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Sewing machines have a reverse-stitch feature that allows you to back up over stitches you previously made. Reversing the stitch a few stitches locks in stitches and secures your seams, and is an easy way to ensure that your project won't be ruined because of unraveled stitches. Additionally, the reverse stitch works well for items such as bag handles and dress ties, where you can reverse over stitches you made to make them stronger.
Stop sewing with the needle down in the fabric.
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Locate your reverse stitch knob, button or switch. Reverse stitch mechanisms are most often located on the front of your machine, either on the center of the faceplate, above the needle or on the left-most front. These mechanisms come in all shapes and sizes, so consult your owner's manual to find the type and location of yours. Press the reverse switch.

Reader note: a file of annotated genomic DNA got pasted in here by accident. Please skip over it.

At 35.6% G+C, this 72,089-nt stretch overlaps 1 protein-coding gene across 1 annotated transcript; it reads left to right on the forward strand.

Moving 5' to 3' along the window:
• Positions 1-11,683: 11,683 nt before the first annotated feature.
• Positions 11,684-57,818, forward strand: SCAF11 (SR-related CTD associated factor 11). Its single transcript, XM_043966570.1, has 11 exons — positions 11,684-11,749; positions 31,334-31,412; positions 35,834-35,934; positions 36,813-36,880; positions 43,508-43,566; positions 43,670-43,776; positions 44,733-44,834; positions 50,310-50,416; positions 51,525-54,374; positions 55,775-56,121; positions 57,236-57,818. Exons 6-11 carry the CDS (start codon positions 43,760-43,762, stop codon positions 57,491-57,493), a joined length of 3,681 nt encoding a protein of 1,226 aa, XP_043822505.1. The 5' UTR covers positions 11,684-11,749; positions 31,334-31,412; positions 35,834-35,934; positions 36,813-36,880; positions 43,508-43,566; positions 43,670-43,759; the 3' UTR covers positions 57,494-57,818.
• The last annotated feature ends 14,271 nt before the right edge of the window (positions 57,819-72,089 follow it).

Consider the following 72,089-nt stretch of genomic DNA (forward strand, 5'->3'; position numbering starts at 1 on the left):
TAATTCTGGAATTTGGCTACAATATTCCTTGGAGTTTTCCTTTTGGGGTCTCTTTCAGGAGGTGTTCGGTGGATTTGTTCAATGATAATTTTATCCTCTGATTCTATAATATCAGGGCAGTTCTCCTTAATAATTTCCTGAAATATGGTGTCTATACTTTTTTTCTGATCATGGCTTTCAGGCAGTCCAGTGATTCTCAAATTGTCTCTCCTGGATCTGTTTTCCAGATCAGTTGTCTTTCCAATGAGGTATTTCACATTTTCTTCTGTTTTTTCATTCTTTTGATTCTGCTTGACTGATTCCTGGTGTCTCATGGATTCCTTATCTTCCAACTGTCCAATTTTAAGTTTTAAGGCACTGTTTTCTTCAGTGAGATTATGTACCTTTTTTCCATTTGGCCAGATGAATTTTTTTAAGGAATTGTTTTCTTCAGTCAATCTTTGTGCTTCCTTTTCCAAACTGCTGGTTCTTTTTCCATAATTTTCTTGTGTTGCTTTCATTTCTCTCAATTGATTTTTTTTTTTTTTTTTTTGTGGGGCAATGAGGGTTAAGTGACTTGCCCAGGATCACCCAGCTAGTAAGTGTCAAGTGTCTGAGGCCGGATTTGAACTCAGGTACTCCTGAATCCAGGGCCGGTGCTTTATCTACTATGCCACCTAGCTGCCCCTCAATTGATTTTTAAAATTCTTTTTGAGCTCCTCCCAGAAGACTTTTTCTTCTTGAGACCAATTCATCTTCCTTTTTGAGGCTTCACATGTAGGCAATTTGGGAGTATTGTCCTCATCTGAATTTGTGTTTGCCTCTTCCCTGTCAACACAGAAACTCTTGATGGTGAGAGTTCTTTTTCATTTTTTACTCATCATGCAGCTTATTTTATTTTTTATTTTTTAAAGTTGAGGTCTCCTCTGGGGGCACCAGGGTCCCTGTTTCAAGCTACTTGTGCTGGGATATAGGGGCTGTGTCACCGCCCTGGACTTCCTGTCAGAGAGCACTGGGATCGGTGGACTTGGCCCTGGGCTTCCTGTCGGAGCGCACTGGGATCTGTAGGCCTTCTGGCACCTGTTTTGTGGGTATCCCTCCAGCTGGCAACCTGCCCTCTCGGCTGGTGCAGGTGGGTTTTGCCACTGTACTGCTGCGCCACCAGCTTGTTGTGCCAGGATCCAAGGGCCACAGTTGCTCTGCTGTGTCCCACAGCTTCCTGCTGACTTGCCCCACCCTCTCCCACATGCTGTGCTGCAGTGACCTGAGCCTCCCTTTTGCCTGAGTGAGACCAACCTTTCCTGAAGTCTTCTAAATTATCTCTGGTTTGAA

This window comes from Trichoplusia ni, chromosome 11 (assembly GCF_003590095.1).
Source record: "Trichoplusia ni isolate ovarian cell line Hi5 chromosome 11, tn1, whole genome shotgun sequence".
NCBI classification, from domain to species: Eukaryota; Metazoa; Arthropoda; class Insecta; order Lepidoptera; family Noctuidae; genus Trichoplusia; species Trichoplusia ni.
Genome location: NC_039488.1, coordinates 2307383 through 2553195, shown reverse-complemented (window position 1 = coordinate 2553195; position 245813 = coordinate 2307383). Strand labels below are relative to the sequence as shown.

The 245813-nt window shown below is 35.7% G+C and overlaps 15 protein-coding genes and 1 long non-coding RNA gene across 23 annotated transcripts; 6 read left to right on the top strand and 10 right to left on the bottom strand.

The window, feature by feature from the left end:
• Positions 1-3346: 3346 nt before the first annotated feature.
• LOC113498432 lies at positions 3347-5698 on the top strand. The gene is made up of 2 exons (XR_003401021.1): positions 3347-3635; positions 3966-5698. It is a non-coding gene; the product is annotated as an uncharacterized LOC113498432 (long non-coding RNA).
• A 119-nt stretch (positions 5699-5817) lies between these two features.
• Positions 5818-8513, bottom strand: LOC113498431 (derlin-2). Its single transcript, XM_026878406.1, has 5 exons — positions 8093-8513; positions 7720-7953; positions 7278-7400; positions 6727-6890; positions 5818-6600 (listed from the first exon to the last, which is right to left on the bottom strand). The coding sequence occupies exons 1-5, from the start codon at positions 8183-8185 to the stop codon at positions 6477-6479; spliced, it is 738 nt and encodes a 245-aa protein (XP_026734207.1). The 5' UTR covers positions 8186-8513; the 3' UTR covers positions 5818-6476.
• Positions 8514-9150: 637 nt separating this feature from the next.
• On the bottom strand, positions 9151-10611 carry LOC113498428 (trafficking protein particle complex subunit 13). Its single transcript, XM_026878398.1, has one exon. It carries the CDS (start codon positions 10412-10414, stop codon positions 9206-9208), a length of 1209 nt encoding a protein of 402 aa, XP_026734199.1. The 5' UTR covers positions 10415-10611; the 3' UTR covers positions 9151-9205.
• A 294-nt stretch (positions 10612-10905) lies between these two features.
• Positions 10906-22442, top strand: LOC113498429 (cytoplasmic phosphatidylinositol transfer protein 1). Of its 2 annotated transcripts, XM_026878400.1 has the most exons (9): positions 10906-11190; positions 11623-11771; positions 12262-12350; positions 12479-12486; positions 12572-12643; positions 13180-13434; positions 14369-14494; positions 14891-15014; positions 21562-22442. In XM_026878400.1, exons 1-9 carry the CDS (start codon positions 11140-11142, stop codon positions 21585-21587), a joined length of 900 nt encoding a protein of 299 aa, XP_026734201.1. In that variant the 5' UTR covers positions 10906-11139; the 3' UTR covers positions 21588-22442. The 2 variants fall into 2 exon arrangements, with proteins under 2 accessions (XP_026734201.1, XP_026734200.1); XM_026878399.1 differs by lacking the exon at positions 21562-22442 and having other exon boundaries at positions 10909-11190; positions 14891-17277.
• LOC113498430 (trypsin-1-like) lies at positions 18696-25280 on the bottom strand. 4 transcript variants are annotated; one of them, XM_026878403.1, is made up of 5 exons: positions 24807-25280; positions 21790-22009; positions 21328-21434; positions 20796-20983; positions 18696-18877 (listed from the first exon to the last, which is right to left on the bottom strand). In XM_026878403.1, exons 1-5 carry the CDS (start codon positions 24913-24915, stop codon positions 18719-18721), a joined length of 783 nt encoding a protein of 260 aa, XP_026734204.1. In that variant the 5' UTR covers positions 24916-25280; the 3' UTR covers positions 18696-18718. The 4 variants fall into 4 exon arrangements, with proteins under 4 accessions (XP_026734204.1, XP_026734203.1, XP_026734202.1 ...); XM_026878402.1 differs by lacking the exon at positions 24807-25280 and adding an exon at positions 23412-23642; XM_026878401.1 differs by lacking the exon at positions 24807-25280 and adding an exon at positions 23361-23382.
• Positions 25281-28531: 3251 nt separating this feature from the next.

Depress the sewing pedal slowly to start the reverse stitch, keeping the reverse switch depressed. Go very slowly, as most often reverse stitches are only a few stitches in length.
Sew a few stitches. To lock in your seam, sew a series of four or five reverse stitches. To enforce a seam for handles or ties, reverse over the area you want to be reinforced. Stop sewing with the needle down.
Release the reverse switch. Slowly depress the sewing pedal and sew forward as you normally would over the reverse stitches you sewed. Remove your project from the sewing machine and cut off any excess threads.